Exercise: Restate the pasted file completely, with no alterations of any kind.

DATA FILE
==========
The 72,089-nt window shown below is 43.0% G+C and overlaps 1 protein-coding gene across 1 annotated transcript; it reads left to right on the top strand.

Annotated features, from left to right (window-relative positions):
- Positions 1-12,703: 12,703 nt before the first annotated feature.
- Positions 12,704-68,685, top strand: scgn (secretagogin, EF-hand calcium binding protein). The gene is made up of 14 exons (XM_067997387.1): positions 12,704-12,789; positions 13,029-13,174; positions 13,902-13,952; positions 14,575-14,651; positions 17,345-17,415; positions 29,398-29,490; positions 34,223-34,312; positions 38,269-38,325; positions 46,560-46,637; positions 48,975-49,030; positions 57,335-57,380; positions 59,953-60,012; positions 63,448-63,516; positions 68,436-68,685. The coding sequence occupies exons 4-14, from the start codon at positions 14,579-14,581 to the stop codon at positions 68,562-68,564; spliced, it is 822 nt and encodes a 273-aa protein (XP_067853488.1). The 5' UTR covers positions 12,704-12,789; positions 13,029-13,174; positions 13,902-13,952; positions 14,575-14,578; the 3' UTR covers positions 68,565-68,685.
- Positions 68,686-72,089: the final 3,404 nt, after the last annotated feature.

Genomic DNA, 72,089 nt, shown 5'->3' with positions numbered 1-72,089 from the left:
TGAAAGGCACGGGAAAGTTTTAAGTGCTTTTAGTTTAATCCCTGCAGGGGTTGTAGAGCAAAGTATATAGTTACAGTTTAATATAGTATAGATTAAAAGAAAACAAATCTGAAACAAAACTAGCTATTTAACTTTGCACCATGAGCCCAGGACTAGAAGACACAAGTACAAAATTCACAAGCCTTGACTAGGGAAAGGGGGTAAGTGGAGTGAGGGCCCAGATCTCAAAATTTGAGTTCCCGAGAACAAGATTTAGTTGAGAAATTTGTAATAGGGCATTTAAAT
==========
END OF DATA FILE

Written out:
The 72,089-nt window shown below is 43.0% G+C and overlaps 1 protein-coding gene across 1 annotated transcript; it reads left to right on the top strand.

Annotated features, from left to right (window-relative positions):
- Positions 1-12,703: 12,703 nt before the first annotated feature.
- Positions 12,704-68,685, top strand: scgn (secretagogin, EF-hand calcium binding protein). The gene is made up of 14 exons (XM_067997387.1): positions 12,704-12,789; positions 13,029-13,174; positions 13,902-13,952; positions 14,575-14,651; positions 17,345-17,415; positions 29,398-29,490; positions 34,223-34,312; positions 38,269-38,325; positions 46,560-46,637; positions 48,975-49,030; positions 57,335-57,380; positions 59,953-60,012; positions 63,448-63,516; positions 68,436-68,685. The coding sequence occupies exons 4-14, from the start codon at positions 14,579-14,581 to the stop codon at positions 68,562-68,564; spliced, it is 822 nt and encodes a 273-aa protein (XP_067853488.1). The 5' UTR covers positions 12,704-12,789; positions 13,029-13,174; positions 13,902-13,952; positions 14,575-14,578; the 3' UTR covers positions 68,565-68,685.
- Positions 68,686-72,089: the final 3,404 nt, after the last annotated feature.

Genomic DNA, 72,089 nt, shown 5'->3' with positions numbered 1-72,089 from the left:
TGAAAGGCACGGGAAAGTTTTAAGTGCTTTTAGTTTAATCCCTGCAGGGGTTGTAGAGCAAAGTATATAGTTACAGTTTAATATAGTATAGATTAAAAGAAAACAAATCTGAAACAAAACTAGCTATTTAACTTTGCACCATGAGCCCAGGACTAGAAGACACAAGTACAAAATTCACAAGCCTTGACTAGGGAAAGGGGGTAAGTGGAGTGAGGGCCCAGATCTCAAAATTTGAGTTCCCGAGAACAAGATTTAGTTGAGAAATTTGTAATAGGGCATTTAAAT